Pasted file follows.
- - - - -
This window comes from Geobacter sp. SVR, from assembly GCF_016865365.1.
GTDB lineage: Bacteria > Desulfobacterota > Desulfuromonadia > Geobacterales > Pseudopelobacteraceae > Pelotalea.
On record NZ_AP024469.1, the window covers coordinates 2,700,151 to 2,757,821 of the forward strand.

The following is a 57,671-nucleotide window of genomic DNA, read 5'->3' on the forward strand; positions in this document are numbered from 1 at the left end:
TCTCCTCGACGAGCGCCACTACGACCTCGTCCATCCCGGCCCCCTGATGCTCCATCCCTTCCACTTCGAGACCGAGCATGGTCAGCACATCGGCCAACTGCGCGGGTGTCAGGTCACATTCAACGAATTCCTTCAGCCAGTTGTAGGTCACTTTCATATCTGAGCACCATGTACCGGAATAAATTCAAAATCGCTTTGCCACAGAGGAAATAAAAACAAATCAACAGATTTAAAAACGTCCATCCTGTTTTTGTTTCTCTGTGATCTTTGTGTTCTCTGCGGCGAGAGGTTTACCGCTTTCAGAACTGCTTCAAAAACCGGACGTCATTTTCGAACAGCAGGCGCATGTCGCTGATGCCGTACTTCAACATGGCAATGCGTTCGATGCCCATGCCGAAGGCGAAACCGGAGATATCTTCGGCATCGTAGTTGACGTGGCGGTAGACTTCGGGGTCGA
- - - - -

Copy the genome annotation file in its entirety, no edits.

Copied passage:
This window comes from Geobacter sp. SVR, from assembly GCF_016865365.1.
GTDB lineage: Bacteria > Desulfobacterota > Desulfuromonadia > Geobacterales > Pseudopelobacteraceae > Pelotalea.
On record NZ_AP024469.1, the window covers coordinates 2,700,151 to 2,757,821 of the forward strand.

The following is a 57,671-nucleotide window of genomic DNA, read 5'->3' on the forward strand; positions in this document are numbered from 1 at the left end:
TCTCCTCGACGAGCGCCACTACGACCTCGTCCATCCCGGCCCCCTGATGCTCCATCCCTTCCACTTCGAGACCGAGCATGGTCAGCACATCGGCCAACTGCGCGGGTGTCAGGTCACATTCAACGAATTCCTTCAGCCAGTTGTAGGTCACTTTCATATCTGAGCACCATGTACCGGAATAAATTCAAAATCGCTTTGCCACAGAGGAAATAAAAACAAATCAACAGATTTAAAAACGTCCATCCTGTTTTTGTTTCTCTGTGATCTTTGTGTTCTCTGCGGCGAGAGGTTTACCGCTTTCAGAACTGCTTCAAAAACCGGACGTCATTTTCGAACAGCAGGCGCATGTCGCTGATGCCGTACTTCAACATGGCAATGCGTTCGATGCCCATGCCGAAGGCGAAACCGGAGATATCTTCGGCATCGTAGTTGACGTGGCGGTAGACTTCGGGGTCGA